First Public Working Draft for Media Fragments URI 1.0
Raphaäl Troncy, Erik Mannens (eds), W3C Technical Report

W3C announced that the Media Fragments Working Group has published a First Public Working Draft for the Media Fragments URI 1.0 specification. It defines the "syntax for constructing media fragment URIs and explains how to handle them when used over the HTTP protocol. The syntax is based on the specification of particular field-value pairs that can be used in URI fragment and URI query requests to restrict a media resource to a certain fragment...

Audio and video resources on the World Wide Web are currently treated as "foreign" objects, which can only be embedded using a plugin that is capable of decoding and interacting with the media resource. Specific media servers are generally required to provide for server-side features such as direct access to time offsets into a video without the need to retrieve the entire resource. Support for such media fragment access varies between different media formats and inhibits standard means of dealing with such content on the Web.

This specification provides for a media-format independent, standard means of addressing media fragments on the Web using Uniform Resource Identifiers (URI). In the context of this document, media fragments are regarded along three different dimensions: temporal, spatial, and tracks. Further, a fragment can be marked with a name and then addressed through a URI using that name. The specified addressing schemes apply mainly to audio and video resources—the spatial fragment addressing may also be used on images.

The aim of the specification is to enhance the Web infrastructure for supporting the addressing and retrieval of subparts of time-based Web resources, as well as the automated processing of such subparts for reuse. Example uses are the sharing of such fragment URIs with friends via email, the automated creation of such fragment URIs in a search engine interface, or the annotation of media fragments with RDF. Such use case examples as well as other side conditions on this specification and a survey of existing media fragment addressing approaches are provided in the companion requirements specification "Use Cases and Requirements for Media Fragments." The media fragment URIs specified in this document have been implemented and demonstrated to work with media resources over the HTTP and RTP/RTSP protocols. Existing media formats in their current representations and implementations provide varying degrees of support for this specification. It is expected that over time, media formats, media players, Web Browsers, media and Web servers, as well as Web proxies will be extended to adhere to the full specification. This specification will help make video a first-class citizen of the World Wide Web.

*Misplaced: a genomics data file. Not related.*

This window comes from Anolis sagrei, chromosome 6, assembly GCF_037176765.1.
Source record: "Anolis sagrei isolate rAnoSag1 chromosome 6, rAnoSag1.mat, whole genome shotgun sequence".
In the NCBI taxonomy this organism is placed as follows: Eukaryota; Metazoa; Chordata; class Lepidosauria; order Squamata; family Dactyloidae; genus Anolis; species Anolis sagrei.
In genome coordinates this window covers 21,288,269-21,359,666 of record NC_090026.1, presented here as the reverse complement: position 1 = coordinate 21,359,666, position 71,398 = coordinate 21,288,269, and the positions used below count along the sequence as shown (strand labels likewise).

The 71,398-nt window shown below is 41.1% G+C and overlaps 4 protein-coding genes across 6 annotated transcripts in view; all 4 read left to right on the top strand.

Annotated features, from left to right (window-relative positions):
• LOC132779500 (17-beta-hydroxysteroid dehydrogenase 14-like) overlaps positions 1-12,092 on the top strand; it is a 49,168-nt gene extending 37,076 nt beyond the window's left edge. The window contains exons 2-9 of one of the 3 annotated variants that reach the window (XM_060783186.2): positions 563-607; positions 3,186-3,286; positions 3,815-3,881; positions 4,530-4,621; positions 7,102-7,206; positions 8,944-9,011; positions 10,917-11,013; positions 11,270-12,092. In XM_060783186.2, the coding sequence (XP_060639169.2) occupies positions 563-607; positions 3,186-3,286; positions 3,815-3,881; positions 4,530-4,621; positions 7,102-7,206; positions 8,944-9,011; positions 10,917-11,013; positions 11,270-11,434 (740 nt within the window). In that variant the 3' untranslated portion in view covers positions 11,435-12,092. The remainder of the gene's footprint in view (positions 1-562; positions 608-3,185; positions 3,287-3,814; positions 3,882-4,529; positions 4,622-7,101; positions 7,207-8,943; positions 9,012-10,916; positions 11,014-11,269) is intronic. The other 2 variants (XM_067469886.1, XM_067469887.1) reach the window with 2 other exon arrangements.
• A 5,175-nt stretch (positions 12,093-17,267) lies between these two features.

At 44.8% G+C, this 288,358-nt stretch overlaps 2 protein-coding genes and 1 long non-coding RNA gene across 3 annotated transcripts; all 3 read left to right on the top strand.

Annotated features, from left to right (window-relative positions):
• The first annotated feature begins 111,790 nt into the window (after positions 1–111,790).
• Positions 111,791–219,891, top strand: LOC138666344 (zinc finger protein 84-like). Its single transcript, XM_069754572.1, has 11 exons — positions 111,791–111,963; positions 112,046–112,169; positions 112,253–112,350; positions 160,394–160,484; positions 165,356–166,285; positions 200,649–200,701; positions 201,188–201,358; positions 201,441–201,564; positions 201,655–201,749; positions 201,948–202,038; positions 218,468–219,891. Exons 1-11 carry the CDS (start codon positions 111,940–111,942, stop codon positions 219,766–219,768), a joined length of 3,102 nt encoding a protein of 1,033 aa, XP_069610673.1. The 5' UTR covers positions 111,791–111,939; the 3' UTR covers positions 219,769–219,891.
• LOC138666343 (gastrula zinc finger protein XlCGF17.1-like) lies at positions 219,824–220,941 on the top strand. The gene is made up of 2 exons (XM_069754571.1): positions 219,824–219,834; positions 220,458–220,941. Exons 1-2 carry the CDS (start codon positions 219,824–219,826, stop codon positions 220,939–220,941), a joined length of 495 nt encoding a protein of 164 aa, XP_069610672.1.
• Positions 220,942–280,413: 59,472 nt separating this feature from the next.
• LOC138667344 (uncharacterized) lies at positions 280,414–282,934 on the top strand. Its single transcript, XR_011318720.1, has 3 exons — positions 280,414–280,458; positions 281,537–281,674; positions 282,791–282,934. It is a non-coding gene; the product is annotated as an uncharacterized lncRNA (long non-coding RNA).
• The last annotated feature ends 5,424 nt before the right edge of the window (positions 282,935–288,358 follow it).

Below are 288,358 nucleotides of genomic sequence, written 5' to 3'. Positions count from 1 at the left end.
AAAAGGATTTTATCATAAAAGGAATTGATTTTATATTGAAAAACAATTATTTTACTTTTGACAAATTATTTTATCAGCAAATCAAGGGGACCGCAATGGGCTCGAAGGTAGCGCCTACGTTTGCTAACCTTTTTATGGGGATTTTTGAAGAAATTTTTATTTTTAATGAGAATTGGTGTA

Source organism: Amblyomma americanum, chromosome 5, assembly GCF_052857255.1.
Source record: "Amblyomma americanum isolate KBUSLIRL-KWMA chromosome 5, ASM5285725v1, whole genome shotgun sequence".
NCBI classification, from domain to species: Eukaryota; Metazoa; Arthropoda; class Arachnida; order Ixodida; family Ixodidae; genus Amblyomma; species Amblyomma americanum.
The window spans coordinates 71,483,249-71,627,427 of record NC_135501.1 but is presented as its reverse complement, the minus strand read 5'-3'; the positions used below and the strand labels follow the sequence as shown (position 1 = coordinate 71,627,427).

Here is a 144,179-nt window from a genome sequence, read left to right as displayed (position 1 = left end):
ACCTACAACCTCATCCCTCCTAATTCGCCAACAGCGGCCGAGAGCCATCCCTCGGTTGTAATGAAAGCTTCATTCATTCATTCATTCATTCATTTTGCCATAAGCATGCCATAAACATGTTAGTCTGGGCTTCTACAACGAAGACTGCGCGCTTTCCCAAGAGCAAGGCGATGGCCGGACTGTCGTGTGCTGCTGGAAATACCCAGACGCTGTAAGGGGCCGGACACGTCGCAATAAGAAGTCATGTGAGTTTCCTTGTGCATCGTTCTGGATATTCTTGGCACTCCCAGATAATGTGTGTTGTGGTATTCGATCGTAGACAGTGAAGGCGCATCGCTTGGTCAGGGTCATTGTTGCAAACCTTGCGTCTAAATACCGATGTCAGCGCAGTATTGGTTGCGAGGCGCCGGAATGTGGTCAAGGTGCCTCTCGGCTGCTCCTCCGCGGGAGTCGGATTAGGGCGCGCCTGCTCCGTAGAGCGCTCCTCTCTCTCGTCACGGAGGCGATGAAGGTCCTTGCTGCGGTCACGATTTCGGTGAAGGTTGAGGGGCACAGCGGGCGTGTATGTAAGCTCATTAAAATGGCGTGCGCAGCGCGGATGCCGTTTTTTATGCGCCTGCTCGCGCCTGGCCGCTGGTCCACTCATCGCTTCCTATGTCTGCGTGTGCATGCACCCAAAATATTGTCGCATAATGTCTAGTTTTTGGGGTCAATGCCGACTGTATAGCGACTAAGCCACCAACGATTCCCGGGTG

See also: Use Cases and Requirements for Media Fragments

Getting Started With Full Disk Encryption (FDE)
Serdar Yegulalp, InformationWeek

"Today, full-system encryption in software is both feasible and practical, although how practical will depend on the workload involved. But it's not a security silver bullet, much as it might seem to be from the outside. It can, and does, add a layer of protection that greatly reduces the risk of data compromise in the event hardware is lost or stolen. But that protection depends entirely on how it's implemented, and whether or not the user's been educated in the way an encrypted system works...

System-disk encryption, or full-disk encryption, involves encrypting the operating system partition on a computer and then booting and running with the system drive encrypted at all times. If the computer is stolen or lost, all the data on the drive (including the OS itself) is unreadable without that volume's key. The data on the system can be considered a write-off without the need to remotely wipe the device.

When you boot an encrypted system, you need to provide a decryption key at boot time. The key could be any number of different things: a password; a USB flash drive with the decryption key; an RSA token-generating device; a fingerprint in conjunction with a Trusted Platform Module; or a combination of the above, in some variety of two-factor authentication. For the most part, the only thing that changes for the end user is the boot process, and then only minimally.

If the key itself is lost or stolen, most full-disk encryption systems provide some form of key escrow. This means a backup copy of the encryption key is held by the system administrator and can be used to recover the data on the system, and a new key can be generated without too much trouble. Professional-grade products typically allow the key to be held in a central repository such as an LDAP or Active Directory schema. The lost key itself is useless without the data encrypted with it, so it can generally be written off if it goes missing..."